Good, but not enough.
That sums up the comments the Heating, Air-Conditioning and Refrigeration Distributors International submitted to the U.S. Court of Appeals regarding the proposed lawsuit settlement dropping the Energy Department’s regional efficiency standards for indoor residential furnaces.
Because the agreement negotiated by the American Public Gas Association does not cover new rules for central air conditioners and heat pumps due to go into effect in 2015, HARDI is asking the court to allow its lawsuit to continue.
“HARDI does not believe that the APGA/DOE settlement addresses all of our concerns, therefore we are asking the court to allow us to substitute in for APGA and continue our concerns as they relate to abuses of the direct final rule process and central air conditioners,” said Jon Melchi, the association’s government affairs director.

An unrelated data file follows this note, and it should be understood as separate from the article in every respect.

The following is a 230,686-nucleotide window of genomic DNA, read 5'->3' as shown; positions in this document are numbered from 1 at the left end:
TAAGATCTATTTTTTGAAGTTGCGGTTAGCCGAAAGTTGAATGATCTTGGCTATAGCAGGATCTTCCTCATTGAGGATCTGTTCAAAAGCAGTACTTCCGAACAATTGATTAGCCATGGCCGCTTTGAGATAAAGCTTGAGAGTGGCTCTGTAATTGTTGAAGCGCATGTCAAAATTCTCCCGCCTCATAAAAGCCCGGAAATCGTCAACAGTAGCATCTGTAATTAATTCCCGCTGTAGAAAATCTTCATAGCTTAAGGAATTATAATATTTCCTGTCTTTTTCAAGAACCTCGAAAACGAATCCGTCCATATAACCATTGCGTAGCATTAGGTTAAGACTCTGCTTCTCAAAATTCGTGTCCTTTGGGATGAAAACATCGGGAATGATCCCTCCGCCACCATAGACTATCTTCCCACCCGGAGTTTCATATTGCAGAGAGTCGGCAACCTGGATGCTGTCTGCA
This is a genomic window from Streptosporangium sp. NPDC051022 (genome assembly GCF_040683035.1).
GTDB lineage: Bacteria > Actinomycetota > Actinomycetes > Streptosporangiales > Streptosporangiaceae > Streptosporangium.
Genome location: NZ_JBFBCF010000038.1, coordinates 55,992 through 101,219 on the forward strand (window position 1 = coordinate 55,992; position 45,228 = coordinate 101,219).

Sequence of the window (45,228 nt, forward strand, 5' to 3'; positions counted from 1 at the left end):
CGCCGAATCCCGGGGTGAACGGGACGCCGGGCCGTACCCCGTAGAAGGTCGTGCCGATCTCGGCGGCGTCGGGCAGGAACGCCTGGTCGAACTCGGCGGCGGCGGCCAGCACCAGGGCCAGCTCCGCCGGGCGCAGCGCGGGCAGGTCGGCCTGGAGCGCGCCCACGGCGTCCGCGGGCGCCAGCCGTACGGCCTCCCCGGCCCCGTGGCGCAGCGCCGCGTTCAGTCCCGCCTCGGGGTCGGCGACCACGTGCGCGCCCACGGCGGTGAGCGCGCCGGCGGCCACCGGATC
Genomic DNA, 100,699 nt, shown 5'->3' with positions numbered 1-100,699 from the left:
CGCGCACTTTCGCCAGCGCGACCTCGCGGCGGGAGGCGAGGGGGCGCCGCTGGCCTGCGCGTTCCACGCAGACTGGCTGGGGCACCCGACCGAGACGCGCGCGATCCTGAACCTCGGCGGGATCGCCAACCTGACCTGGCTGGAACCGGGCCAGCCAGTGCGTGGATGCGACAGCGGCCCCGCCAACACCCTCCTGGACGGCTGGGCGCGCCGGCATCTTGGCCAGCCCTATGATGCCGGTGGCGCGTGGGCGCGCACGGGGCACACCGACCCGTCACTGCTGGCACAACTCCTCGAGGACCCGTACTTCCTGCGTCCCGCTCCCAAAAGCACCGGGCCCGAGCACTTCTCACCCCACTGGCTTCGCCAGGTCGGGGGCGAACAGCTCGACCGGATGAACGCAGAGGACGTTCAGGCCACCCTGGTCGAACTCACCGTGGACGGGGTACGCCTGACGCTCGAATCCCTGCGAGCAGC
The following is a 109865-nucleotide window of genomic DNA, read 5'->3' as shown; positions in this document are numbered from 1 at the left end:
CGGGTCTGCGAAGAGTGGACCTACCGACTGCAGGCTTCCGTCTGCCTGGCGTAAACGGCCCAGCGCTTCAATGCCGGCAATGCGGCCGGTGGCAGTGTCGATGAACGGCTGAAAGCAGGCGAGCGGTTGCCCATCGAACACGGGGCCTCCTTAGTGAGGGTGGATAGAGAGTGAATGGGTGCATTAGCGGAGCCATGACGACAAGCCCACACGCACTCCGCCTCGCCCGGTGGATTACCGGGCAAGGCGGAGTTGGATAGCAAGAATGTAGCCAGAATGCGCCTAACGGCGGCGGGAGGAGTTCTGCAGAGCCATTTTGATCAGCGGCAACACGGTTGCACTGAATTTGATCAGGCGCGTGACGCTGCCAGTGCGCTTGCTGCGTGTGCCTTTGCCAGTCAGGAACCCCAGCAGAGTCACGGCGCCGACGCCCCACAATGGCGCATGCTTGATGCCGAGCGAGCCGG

On Jan. 11, the government said it would drop the furnace regulations due to take effect May 1 and begin another round of public comment and rulemaking. If the court accepts the agreement, 80 percent annual fuel utilization efficiency-rated equipment would continue to be legal to sell nationwide indefinitely.
Brian Cobble, president at G.W. Berkheimer and current HARDI president, said the association wants cooling equipment regulations thrown out as well.
“At the distributor town hall meeting held at the 2012 HARDI annual conference, we were unanimously directed by our distributor members to do everything reasonably possible to fight the implementation of regional standards,” Cobble said. “Since the proposed APGA/DOE settlement only addresses the furnace standard, HARDI felt compelled to file the motion with the court in order to address shortcomings in the cooling standard and missteps in the rulemaking process.”
Melchi said the association is confident in its position.
“We believe that the facts are on our side and that by allowing the case to continue the court would be allowing the many businesses that HARDI represents, the fair and open process they were denied by the DOE’s abuse of the direct final rule process,” he said.